General Motors Company (NYSE: GM) today said Q2 income was $1.5 billion, or $0.90 per share of common on revenue $37.6 billion. The frankly disappointing results compared to Q2 2011 when GM’s net profits on common stock was $2.5 billion, or $1.54 per share. The latest numbers also paralleled a drop in Q1 when earnings decreased to $1 billion, down from $3.2 billion in Q1 2011. GM’s global market share dropped to 11.6%, down from 12.3% in Q1 of 2011.
The U.S.’s largest automaker said the decrease in earnings was due “almost entirely” to the strengthening of the U.S. dollar versus other major currencies, an implicit criticism of the Obama Administration policy of printing money to stimulate a weak economy. From a manufacturing policy point of view, GM is showing just how vulnerable the company is to its increasing dependence on overseas operations, the result of moving component and final assembly operations offshore even for high volume products sold in North America.
GM earnings before interest and tax (so called EBIT) were $2.1 billion, compared with $3.0 billion in the second quarter of 2011. Results in North America and Asia were profitable, but almost all of GM’s self-proposed key performance indicators were unfavorable compared to a year ago. Only GM Financial improved results quarter over quarter. This raises doubts about whether the reorganized company – given a second chance by U.S. and Canadian taxpayers who financed its reorganization – is really reformed and capable of growing. Simply put, revenue, earnings, profits and cash on hand all decreased.
“Despite the challenging environment, GM has now achieved 10 consecutive quarters of profitability, which is a milestone the company has not achieved in more than a decade,” said GM chairman and CEO Dan Akerson. The CEO on a conference call also alluded to ongoing management changes and reorganizations by saying “we will not hesitate to act to make the business stronger” by replacing people who don’t deliver results, This was said with no apparent awareness that U.S. taxpayers who still hold a large stake in the company could apply this dictum to him. For the moment Akerson’s job is safe because replacing him in an election year would raise questions about the Obama Administration, which itself is facing the prospect of joining unemployment lines.
The U.S. Treasury owns 32% of GM common stock, acquired as part of the Obama Administration’s unpopular $50 billion taxpayer-funded bailout. Common sense would now say taxpayers should hold the GM stock in the hope that, eventually, GM’s financial performance and its stock price will improve as the economy slowly recovers. In early trading GM stock was selling for under $20, well down from the $33 price of GM’s 2010 initial public offering in November of 2010. Small investors subsequently bid up GM stock – which pays no dividend – to $39 a share before reality of the company’s ongoing problems took hold. In order for taxpayers to recoup their investment, GM stock would have to trade above $50 a share in a market strong enough for the government to sell its stake.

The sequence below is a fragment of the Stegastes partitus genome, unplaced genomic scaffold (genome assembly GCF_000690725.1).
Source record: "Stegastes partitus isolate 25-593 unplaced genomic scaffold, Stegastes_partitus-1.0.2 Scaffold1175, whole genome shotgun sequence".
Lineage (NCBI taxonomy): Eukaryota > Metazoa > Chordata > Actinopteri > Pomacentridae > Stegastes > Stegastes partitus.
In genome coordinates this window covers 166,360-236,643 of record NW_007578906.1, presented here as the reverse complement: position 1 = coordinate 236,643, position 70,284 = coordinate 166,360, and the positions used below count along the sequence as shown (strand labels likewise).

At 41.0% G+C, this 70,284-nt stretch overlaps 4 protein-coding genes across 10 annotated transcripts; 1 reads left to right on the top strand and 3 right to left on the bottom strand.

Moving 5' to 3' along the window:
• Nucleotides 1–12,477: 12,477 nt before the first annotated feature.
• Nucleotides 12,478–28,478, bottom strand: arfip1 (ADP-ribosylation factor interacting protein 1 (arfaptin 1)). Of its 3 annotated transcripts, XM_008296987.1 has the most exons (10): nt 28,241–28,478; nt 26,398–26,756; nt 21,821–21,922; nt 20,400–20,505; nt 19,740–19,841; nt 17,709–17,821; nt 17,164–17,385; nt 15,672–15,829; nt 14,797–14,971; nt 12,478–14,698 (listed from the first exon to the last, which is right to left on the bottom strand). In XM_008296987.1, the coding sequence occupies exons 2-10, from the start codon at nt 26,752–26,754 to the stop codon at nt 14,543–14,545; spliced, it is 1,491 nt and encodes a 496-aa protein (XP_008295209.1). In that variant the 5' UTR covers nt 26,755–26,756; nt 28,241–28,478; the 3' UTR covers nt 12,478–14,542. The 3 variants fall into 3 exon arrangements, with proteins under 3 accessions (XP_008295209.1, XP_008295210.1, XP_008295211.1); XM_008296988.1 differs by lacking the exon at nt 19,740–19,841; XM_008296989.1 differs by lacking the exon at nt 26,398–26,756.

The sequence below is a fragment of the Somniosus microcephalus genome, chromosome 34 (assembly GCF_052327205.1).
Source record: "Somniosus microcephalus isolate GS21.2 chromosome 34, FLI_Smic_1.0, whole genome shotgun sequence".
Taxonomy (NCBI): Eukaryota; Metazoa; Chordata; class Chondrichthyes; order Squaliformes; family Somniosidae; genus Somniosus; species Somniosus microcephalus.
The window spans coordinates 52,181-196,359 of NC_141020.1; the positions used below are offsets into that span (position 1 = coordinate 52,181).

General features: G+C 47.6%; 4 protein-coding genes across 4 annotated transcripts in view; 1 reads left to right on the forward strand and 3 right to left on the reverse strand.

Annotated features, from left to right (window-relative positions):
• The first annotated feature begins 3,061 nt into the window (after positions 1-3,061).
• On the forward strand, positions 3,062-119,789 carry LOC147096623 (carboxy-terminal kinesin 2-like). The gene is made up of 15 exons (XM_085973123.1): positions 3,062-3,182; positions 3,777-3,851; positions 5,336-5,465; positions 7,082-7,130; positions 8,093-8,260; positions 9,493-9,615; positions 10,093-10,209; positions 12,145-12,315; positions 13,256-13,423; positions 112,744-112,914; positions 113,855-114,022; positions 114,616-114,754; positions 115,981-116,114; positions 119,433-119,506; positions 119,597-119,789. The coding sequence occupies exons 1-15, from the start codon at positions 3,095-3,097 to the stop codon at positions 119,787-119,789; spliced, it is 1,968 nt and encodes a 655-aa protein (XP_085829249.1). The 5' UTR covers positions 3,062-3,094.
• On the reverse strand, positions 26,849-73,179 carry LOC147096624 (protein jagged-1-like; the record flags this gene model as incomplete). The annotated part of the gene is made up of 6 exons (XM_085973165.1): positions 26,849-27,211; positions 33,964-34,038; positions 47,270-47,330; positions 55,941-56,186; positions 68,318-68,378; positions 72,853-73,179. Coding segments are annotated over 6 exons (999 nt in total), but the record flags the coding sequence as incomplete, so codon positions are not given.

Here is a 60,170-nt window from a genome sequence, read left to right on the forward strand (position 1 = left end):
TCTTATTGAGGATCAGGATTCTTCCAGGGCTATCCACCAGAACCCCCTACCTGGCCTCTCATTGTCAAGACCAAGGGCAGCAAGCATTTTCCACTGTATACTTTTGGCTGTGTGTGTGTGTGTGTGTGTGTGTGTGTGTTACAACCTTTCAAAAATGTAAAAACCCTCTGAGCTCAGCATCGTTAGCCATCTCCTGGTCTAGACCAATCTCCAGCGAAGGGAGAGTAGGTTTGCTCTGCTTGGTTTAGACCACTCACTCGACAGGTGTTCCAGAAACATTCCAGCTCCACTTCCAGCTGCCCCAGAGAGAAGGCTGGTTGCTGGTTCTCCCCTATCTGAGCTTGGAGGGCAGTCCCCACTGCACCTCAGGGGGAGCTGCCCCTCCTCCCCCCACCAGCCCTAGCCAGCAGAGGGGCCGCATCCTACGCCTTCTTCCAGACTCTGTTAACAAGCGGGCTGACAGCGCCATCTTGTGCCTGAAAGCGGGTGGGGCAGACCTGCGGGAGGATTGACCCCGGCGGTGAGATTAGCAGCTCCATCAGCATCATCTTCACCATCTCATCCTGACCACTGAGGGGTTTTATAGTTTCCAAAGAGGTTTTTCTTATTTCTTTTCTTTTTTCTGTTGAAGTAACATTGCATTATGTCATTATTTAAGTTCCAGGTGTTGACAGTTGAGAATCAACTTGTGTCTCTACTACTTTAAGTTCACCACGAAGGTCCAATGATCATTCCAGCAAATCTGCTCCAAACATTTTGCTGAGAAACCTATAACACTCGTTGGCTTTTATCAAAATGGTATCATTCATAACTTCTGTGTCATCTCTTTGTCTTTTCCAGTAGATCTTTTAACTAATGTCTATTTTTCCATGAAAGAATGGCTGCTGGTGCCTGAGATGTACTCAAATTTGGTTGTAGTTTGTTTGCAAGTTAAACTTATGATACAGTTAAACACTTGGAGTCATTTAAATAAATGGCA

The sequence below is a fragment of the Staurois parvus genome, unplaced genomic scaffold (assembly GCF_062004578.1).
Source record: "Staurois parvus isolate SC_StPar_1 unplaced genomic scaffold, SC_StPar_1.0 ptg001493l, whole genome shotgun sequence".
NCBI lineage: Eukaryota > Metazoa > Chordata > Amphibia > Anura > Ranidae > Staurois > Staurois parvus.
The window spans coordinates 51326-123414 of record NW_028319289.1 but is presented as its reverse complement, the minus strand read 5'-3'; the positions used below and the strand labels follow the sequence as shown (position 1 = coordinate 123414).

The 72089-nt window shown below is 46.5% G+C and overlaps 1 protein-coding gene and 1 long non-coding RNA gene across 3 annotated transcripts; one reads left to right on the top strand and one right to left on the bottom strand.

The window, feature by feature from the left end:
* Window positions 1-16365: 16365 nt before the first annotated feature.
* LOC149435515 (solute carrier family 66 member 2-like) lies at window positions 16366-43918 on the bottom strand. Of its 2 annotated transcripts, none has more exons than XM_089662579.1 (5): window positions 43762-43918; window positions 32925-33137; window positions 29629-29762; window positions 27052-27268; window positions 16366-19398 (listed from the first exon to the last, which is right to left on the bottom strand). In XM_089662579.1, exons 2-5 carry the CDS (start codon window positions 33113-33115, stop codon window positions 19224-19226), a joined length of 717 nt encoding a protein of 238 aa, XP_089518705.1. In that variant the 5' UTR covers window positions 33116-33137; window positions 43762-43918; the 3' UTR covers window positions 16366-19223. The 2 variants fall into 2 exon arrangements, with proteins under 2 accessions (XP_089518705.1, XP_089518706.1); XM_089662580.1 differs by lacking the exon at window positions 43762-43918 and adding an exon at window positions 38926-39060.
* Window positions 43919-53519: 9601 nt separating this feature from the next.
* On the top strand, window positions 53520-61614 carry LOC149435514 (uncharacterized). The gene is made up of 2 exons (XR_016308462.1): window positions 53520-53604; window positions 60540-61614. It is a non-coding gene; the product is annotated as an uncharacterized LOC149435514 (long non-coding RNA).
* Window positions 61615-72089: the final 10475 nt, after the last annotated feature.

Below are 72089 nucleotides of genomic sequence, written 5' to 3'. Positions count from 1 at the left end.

Looking at the individual operations:
- GM North America (GMNA) reported EBIT-adjusted of $2.0 billion, compared with $2.2 billion in the second quarter of 2011, and that was because of “deferred spending.’
- GM Europe (GME) reported an EBIT-adjusted loss of $0.4 billion, compared with EBIT-adjusted of $0.1 billion in second quarter of 2011.
- GM International Operations (GMIO) reported EBIT-adjusted of $0.6 billion, equal to the second quarter of 2011.
- GM South America (GMSA) reported breakeven results on an EBIT-adjusted basis, compared with EBIT-adjusted of $0.1 billion in the second quarter of 2011. The second quarter 2012 results include $0.1 billion in restructuring expenses.
- GM Financial earnings before tax was $0.2 billion for the quarter, compared with $0.1 billion a year ago.
- In the Corporate segment, GM reported EBIT-adjusted of $(0.2) billion, of which $(0.1) billion was attributable to a non-cash foreign exchange loss.